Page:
Populations at Risk Imminent Risk

Democratic Republic of the Congo (DRC)

Populations in the Democratic Republic of the Congo remain at imminent risk of mass atrocity crimes perpetrated by armed groups.
BACKGROUND: Pervasive insecurity in the eastern DRC has allowed armed groups to perpetrate mass atrocity crimes against civilians. Armed groups – such as the Democratic Forces for the Liberation of Rwanda (FDLR), the Allied Democratic Forces (ADF) and various Mayi-Mayi militias – have been operating in the DRC for more than 20 years and continue to attack vulnerable populations. Since defeating the March 23 (M23) militia in November 2013, the government's armed forces (FARDC) have conducted offensives against other armed groups with assistance from the UN mission in the DRC (MONUSCO) and its force intervention brigade.

In advance of offensive operations, the government and MONUSCO encouraged militias to participate in Disarmament, Demobilization, Repatriation, Reintegration and Resettlement (DDRRR) programs. Following an announcement by the FDLR that the group would voluntarily disband, the International Conference of the Great Lakes Region (ICGLR) and Southern African Development Community (SADC) established a final 2 January 2015 deadline. Despite this, only an estimated 300 combatants disarmed and surrendered.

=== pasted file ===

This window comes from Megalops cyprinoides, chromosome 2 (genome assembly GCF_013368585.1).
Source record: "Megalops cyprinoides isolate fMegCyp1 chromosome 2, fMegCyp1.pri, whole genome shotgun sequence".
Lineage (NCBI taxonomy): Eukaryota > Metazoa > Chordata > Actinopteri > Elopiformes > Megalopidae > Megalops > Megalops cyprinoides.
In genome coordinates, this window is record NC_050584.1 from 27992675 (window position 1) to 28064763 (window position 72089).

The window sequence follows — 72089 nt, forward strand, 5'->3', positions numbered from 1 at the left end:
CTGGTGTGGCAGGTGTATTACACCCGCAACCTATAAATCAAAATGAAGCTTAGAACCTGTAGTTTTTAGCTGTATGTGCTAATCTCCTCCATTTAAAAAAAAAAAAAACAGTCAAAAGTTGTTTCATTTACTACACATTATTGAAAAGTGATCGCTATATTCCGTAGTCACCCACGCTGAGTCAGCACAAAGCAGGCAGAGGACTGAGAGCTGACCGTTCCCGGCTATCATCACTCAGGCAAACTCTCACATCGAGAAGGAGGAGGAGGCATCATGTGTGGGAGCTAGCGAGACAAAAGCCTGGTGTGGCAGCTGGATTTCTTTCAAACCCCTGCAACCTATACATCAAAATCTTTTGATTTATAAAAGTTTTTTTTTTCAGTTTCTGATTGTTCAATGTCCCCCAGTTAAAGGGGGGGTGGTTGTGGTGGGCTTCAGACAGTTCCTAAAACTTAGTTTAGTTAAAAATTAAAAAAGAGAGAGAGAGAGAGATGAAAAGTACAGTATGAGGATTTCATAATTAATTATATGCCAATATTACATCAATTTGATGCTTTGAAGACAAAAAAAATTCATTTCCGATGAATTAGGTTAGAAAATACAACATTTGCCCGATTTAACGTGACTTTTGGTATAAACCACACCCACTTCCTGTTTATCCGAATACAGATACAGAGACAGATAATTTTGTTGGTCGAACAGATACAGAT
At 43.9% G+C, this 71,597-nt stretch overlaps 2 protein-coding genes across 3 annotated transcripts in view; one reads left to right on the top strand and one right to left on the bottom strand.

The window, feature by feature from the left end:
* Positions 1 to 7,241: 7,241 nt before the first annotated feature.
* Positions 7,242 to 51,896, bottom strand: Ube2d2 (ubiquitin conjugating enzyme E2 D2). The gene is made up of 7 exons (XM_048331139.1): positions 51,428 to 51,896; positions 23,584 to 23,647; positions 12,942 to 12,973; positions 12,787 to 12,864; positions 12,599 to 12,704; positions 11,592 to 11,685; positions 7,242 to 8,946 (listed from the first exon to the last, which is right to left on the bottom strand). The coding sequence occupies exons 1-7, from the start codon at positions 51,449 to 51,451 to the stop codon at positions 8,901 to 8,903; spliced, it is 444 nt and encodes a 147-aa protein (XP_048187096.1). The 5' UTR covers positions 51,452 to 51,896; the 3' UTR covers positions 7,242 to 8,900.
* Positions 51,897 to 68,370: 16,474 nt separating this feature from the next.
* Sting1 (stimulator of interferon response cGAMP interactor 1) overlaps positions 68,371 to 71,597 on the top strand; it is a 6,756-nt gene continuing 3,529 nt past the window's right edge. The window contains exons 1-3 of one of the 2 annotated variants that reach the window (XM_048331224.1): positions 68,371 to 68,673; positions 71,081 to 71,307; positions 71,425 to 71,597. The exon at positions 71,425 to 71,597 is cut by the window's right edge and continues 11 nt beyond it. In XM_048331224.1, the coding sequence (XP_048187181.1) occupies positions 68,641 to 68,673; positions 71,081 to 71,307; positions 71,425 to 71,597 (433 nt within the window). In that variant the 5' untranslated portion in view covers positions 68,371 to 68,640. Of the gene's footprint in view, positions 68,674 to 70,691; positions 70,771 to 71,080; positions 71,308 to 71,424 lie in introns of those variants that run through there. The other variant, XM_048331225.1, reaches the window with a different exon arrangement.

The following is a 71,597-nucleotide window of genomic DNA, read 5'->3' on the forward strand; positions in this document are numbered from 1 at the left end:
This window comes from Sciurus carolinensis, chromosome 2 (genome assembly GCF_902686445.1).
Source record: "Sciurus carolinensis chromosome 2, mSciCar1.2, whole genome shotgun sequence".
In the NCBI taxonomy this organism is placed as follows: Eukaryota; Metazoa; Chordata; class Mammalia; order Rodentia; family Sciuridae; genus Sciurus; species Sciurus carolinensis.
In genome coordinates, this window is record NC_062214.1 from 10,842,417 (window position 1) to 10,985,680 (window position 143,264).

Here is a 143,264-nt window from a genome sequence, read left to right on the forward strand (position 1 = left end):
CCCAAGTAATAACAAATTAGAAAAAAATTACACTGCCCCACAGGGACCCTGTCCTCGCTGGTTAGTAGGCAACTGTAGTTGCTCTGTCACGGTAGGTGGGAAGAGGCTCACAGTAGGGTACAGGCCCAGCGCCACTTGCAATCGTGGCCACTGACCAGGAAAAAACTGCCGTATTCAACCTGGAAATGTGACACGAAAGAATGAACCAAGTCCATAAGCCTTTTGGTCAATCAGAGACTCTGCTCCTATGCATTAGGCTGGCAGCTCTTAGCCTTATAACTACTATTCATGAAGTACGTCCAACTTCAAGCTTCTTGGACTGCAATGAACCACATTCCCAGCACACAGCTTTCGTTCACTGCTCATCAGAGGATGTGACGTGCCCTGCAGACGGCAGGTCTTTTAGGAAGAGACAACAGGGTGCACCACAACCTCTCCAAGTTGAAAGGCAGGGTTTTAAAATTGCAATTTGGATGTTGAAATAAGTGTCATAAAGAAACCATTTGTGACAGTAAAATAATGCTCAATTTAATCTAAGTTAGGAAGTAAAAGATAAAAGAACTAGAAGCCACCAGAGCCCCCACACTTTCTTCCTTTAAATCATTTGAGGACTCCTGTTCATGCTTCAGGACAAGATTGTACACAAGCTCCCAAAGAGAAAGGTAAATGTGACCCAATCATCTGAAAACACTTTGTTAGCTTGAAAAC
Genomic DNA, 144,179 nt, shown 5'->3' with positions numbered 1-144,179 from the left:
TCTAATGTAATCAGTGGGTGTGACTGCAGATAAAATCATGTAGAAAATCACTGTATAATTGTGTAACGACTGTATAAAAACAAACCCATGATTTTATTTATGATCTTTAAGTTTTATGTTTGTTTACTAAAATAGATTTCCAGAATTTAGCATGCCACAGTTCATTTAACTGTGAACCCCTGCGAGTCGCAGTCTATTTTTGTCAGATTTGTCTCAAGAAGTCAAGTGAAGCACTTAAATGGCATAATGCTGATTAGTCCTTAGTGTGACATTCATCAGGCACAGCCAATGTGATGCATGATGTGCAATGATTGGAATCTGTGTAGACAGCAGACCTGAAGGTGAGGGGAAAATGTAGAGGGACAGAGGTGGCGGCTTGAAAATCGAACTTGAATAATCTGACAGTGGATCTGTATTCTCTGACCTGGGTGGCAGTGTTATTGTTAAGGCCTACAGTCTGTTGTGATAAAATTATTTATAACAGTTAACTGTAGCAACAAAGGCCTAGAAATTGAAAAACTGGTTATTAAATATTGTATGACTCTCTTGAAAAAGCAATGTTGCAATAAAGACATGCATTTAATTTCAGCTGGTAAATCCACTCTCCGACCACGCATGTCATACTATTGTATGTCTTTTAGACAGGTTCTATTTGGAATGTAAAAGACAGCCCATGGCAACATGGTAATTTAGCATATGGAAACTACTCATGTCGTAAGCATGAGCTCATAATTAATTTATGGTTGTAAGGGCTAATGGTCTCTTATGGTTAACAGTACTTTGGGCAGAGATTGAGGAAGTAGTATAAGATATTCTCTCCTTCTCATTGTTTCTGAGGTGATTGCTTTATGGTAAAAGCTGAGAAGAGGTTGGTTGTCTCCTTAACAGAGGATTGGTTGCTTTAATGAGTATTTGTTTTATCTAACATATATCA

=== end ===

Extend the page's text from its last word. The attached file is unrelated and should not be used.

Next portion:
On 10 February MONUSCO suspended its support for impending anti-FDLR operations following the government's appointment of two generals accused of serious human rights violations to lead the operation. Although the FARDC has reportedly captured some of their bases, the FDLR continues to threaten civilians. Mayi-Mayi militias have also reportedly engaged in clashes with the FDLR as the group flees from the FARDC. On 7 May the UN announced that MONUSCO was planning to launch its own offensive against the FDLR.

Patterns of violence committed by armed groups, including mass killing and abduction, continue throughout eastern DRC. Populations in Maniema have been affected by recent fighting between various Mayi-Mayi groups and the FARDC, resulting in more than 34,000 new IDPs in the first four months of the year. Inter-communal fighting in Katanga between ethnic Twa and Luba during early May resulted in dozens of deaths. The FARDC and MONUSCO also engaged in military operations directed at the Ituri Patriotic Resistance Force (FRPI) following attacks on villages and reported mass rapes in Ituri during May and failed talks with the group in early June.

Despite the FARDC and MONUSCO making significant progress against the ADF in early 2014, the group attacked several villages in North Kivu between October and December, massacring hundreds of civilians, many of whom were killed with machetes. On 13 May the UN Joint Human Rights Office in the DRC released a report on the October-December attacks, noting that the ADF was responsible for more than 250 civilian deaths during that period and perpetrated violations which may amount to crimes against humanity. The ADF has continued its assaults, including killing at least 24 civilians in two attacks in Beni on 13 May. Suspected ADF fighters also attacked a MONUSCO helicopter near Beni on 4 May and ambushed a convoy on 5 May, killing two peacekeepers.